In an interview scheduled to air Sunday, Trump added, “You need management,” and then said, “I’m not saying that in a negative way, a positive — I’m just saying the facts.”
It echoes Trump’s tweet a week ago, in which he threatened to withhold federal payments to California and claimed its forest management is “so poor.”
Trump is scheduled to visit the devastated Northern California town of Paradise on Saturday. A fire there has killed at least 63 people in the country’s deadliest wildfire in a century.
San Francisco International Airport says nearly 200 flights have been delayed because of low visibility and smoke caused by wildfires in Northern California.
Airport spokesman Doug Yakel said that as of noon on Friday about 15 percent, or 195 flights, have had delays averaging 45 minutes.
On Thursday, about 500 were delayed, representing about 40 percent of the airport’s flights. The airport averages about 1,250 flights per day.
Yakel said smoke was the main factor in low visibility conditions, with visibility at about 1.5 miles (2.4 kilometers) Friday compared to 10 miles (16 kilometers) on a normal day.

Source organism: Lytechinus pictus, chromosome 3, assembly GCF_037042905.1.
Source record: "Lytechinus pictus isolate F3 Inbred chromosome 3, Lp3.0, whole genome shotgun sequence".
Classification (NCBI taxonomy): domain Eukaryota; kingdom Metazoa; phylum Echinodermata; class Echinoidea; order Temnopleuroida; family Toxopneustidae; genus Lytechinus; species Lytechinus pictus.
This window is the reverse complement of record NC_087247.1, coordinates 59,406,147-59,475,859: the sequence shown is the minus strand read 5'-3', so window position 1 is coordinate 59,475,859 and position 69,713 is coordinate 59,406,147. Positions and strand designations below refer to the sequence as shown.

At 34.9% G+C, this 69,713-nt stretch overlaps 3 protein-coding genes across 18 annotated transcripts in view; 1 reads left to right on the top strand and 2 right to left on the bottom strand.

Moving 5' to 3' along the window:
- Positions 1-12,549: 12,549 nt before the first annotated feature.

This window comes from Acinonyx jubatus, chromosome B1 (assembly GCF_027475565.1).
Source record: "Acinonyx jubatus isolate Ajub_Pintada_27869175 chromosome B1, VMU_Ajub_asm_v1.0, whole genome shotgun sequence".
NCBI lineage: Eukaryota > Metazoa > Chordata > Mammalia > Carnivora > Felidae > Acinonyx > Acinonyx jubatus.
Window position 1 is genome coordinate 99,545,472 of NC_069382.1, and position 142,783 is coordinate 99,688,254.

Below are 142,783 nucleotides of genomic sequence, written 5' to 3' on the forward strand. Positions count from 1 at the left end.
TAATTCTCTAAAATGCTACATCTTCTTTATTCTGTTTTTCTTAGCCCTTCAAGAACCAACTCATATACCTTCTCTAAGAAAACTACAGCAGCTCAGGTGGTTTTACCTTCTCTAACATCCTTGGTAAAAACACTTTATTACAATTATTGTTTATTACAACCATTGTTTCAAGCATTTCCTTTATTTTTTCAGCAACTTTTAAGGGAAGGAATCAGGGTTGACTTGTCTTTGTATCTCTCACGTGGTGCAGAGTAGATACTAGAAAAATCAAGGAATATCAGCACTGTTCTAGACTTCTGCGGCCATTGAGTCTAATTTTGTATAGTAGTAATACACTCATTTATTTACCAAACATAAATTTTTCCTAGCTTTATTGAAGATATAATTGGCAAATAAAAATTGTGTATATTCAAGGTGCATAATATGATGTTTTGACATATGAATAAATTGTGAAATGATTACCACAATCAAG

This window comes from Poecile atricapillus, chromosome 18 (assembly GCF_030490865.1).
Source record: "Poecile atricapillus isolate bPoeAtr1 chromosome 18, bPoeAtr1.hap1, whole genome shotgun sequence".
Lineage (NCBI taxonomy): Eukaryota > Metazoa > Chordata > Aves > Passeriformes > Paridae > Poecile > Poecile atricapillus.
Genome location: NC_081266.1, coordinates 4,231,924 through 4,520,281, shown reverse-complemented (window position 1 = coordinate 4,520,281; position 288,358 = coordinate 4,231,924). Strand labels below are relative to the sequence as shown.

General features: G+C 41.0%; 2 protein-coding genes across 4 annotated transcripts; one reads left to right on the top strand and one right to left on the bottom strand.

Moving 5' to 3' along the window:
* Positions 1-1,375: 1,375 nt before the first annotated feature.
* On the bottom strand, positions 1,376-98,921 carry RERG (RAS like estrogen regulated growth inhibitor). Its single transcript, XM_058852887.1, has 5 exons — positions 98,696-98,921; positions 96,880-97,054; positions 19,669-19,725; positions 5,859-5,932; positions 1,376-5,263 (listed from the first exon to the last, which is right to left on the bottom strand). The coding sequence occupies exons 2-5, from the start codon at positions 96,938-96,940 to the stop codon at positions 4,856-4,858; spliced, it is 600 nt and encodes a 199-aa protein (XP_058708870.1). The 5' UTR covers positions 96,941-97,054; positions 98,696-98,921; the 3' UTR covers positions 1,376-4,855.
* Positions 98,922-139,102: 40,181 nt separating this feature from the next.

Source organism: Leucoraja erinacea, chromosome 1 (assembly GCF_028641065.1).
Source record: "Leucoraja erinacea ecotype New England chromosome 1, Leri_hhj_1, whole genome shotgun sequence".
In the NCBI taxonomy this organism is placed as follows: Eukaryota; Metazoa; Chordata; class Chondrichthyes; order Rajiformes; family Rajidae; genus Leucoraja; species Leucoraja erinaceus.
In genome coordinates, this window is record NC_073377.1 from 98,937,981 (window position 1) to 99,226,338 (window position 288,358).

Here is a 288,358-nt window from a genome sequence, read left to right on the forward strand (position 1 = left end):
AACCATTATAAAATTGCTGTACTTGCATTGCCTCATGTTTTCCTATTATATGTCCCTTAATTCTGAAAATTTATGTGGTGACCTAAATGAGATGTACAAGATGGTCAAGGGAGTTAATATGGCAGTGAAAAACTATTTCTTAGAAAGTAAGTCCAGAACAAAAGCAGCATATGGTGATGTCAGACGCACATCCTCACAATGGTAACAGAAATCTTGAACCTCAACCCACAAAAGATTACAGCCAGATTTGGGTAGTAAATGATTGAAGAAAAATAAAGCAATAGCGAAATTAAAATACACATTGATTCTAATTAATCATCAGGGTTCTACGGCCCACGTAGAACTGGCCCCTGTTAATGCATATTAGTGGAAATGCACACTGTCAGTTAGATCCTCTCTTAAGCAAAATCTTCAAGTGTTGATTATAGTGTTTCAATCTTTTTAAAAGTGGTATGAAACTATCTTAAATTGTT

The airport is urging travelers to check with their airlines or the airport’s website for their flights’ status.
Schools across the San Francisco Bay Area were closed Friday as winds carried smoke from wildfires in Northern California that blanketed towns and cities hundreds of miles (kilometers) away.
Authorities say it is hard to get a handle on the number of missing in the aftermath of Northern California wildfire that is the deadliest in the country in at least a century.
The number has fluctuated from day to day, with the latest report standing at more than 600 unaccounted for. Butte County Sheriff Kory Honea acknowledged the list is “dynamic” and includes reports from the disaster’s frantic early hours.